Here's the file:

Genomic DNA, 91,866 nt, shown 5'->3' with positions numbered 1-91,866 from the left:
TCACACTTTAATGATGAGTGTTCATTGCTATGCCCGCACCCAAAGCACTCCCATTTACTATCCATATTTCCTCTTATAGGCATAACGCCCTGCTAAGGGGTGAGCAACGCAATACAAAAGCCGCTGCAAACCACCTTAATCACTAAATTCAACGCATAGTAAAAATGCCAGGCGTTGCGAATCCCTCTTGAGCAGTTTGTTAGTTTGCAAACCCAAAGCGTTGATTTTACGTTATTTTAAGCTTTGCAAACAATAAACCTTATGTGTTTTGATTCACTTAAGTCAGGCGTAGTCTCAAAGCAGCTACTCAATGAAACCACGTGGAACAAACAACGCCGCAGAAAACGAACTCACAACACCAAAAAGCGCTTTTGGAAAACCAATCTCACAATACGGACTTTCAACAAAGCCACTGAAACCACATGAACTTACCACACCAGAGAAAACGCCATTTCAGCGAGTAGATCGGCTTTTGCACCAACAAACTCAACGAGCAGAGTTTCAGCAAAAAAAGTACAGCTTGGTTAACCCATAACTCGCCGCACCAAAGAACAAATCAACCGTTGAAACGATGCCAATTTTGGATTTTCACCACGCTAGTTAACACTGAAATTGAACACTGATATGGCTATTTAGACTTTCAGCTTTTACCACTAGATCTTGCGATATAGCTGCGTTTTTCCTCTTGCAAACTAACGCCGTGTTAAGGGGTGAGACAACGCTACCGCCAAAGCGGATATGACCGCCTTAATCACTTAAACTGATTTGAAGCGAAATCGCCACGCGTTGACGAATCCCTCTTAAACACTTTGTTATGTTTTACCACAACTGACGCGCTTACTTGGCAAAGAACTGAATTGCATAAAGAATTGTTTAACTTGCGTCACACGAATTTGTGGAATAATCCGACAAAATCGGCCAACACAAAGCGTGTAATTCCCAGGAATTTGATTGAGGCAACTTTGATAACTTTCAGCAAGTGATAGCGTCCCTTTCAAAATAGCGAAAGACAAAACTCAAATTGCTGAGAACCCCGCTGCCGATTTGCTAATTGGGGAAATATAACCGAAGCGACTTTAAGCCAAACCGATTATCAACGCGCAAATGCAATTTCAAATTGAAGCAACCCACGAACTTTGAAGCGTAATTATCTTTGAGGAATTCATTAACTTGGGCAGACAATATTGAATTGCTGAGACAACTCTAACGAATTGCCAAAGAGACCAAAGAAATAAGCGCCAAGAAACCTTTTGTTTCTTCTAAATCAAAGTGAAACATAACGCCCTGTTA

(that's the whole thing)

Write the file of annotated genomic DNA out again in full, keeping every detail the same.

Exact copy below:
Genomic DNA, 91,866 nt, shown 5'->3' with positions numbered 1-91,866 from the left:
TCACACTTTAATGATGAGTGTTCATTGCTATGCCCGCACCCAAAGCACTCCCATTTACTATCCATATTTCCTCTTATAGGCATAACGCCCTGCTAAGGGGTGAGCAACGCAATACAAAAGCCGCTGCAAACCACCTTAATCACTAAATTCAACGCATAGTAAAAATGCCAGGCGTTGCGAATCCCTCTTGAGCAGTTTGTTAGTTTGCAAACCCAAAGCGTTGATTTTACGTTATTTTAAGCTTTGCAAACAATAAACCTTATGTGTTTTGATTCACTTAAGTCAGGCGTAGTCTCAAAGCAGCTACTCAATGAAACCACGTGGAACAAACAACGCCGCAGAAAACGAACTCACAACACCAAAAAGCGCTTTTGGAAAACCAATCTCACAATACGGACTTTCAACAAAGCCACTGAAACCACATGAACTTACCACACCAGAGAAAACGCCATTTCAGCGAGTAGATCGGCTTTTGCACCAACAAACTCAACGAGCAGAGTTTCAGCAAAAAAAGTACAGCTTGGTTAACCCATAACTCGCCGCACCAAAGAACAAATCAACCGTTGAAACGATGCCAATTTTGGATTTTCACCACGCTAGTTAACACTGAAATTGAACACTGATATGGCTATTTAGACTTTCAGCTTTTACCACTAGATCTTGCGATATAGCTGCGTTTTTCCTCTTGCAAACTAACGCCGTGTTAAGGGGTGAGACAACGCTACCGCCAAAGCGGATATGACCGCCTTAATCACTTAAACTGATTTGAAGCGAAATCGCCACGCGTTGACGAATCCCTCTTAAACACTTTGTTATGTTTTACCACAACTGACGCGCTTACTTGGCAAAGAACTGAATTGCATAAAGAATTGTTTAACTTGCGTCACACGAATTTGTGGAATAATCCGACAAAATCGGCCAACACAAAGCGTGTAATTCCCAGGAATTTGATTGAGGCAACTTTGATAACTTTCAGCAAGTGATAGCGTCCCTTTCAAAATAGCGAAAGACAAAACTCAAATTGCTGAGAACCCCGCTGCCGATTTGCTAATTGGGGAAATATAACCGAAGCGACTTTAAGCCAAACCGATTATCAACGCGCAAATGCAATTTCAAATTGAAGCAACCCACGAACTTTGAAGCGTAATTATCTTTGAGGAATTCATTAACTTGGGCAGACAATATTGAATTGCTGAGACAACTCTAACGAATTGCCAAAGAGACCAAAGAAATAAGCGCCAAGAAACCTTTTGTTTCTTCTAAATCAAAGTGAAACATAACGCCCTGTTA